A new paper, "Regulatory constraints for money market funds: The impossible trinity?," written by Michel Baes, Antoine Bouveret and Eric Schaanning, looks at European LVNA money funds and potential regulatory changes. Its Abstract says, "Despite substantial regulatory reforms, MMFs exposed to private assets experienced severe stress in March 2020. In the EU, Low Volatility Net Asset Value (LVNAVs) MMFs faced acute challenges to meet regulatory requirements while facing high redemptions. Such funds have to maintain their mark-to-market net asset value within 20 basis points of a constant net asset value, and their weekly liquidity asset above the 30% requirement. We provide a stylized model to show that under certain conditions related to outflows and market liquidity of their assets, LVNAVs may face difficulties in fulfilling both regulatory constraints at the same time. We calibrate the model to EU data to assess possible reforms to MMFs. Increasing the NAV deviation and improving the market liquidity of the assets MMFs invest in would substantially improve the resilience of MMFs. Introducing countercyclical liquidity buffers would also enhance their resilience especially in times of stress, and the effect is larger than increasing liquidity requirements."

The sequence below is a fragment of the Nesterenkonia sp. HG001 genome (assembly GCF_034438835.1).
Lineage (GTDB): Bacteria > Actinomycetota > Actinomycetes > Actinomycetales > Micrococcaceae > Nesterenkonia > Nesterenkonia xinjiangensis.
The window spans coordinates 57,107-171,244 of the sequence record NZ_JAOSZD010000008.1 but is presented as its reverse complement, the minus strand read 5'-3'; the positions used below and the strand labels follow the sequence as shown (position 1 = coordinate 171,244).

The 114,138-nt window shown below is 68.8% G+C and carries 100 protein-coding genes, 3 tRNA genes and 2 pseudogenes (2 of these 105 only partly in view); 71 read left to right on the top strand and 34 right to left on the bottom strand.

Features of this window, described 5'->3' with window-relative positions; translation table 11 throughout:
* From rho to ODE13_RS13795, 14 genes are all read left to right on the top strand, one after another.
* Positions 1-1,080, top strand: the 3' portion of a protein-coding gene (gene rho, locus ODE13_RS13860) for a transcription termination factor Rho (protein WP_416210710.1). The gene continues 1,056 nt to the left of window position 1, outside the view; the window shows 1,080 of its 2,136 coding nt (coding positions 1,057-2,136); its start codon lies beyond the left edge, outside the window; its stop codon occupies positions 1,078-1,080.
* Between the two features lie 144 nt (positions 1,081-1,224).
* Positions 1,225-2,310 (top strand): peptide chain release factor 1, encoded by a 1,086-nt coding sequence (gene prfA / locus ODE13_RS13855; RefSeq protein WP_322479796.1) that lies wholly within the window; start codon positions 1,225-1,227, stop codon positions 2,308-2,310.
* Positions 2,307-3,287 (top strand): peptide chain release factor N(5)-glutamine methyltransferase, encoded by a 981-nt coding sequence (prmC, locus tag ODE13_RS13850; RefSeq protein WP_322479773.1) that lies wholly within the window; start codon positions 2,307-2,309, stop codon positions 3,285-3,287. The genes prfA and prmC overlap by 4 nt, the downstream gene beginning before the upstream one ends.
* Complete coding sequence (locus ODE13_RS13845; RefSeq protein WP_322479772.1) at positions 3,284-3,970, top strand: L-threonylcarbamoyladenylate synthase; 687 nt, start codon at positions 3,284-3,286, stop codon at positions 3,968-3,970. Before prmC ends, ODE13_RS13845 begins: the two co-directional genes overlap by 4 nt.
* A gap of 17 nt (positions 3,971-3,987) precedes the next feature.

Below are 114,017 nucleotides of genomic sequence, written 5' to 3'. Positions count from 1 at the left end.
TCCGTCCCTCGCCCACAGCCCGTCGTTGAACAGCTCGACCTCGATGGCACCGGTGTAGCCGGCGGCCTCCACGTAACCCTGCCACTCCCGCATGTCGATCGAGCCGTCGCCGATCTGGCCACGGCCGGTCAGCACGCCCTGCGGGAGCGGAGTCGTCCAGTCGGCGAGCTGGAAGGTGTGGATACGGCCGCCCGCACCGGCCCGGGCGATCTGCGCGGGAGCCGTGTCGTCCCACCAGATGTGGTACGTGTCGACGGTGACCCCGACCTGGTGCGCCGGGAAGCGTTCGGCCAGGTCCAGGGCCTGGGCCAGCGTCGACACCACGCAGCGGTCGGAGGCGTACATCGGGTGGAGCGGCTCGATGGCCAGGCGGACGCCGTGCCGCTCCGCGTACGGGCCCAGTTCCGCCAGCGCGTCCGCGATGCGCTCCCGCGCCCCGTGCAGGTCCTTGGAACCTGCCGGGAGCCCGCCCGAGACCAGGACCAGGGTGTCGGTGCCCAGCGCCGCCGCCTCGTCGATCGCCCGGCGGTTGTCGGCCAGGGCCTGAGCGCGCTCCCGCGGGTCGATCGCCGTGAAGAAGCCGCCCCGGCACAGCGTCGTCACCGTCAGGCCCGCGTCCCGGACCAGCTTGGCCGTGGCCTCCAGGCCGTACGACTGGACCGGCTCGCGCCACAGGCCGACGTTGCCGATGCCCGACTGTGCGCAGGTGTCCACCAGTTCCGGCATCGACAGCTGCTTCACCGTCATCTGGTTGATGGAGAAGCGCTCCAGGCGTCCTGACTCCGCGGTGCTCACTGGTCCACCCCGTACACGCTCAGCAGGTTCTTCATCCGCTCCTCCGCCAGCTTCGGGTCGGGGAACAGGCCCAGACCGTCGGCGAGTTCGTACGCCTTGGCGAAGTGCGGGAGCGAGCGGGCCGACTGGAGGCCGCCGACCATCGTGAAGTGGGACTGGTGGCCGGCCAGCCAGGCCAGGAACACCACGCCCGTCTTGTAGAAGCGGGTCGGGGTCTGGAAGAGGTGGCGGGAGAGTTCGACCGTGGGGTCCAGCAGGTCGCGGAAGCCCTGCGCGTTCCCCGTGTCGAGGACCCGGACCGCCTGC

The Introduction tells us, "In March 2020, at the onset of the COVID-19 crisis, Money Market Funds (MMFs) experienced massive redemptions from investors. In the European Union and in the US, MMFs investing in private short-term assets saw outflows up to 20% of their net asset value in less than two weeks (FSB (2021b)). Levels of redemptions were higher than those observed during the Global Financial Crisis of 2007-2008 (Investment Company Institute (2020)). Faced with large outflows, MMFs had to dispose of assets to raise cash to meet redemptions. However, private money markets froze in March, forcing some MMFs to use their liquidity buffers to raise cash, and in a few cases US MMFs sponsors chose to step in to support their MMFs. To safeguard financial stability, the Federal Reserve and the European Central Bank decided to intervene to support money markets and MMFs. Despite far-reaching regulatory reforms of the MMF sector on both sides of the Atlantic, it is the second time in less than 15 years that MMFs experience acute stress requiring external intervention."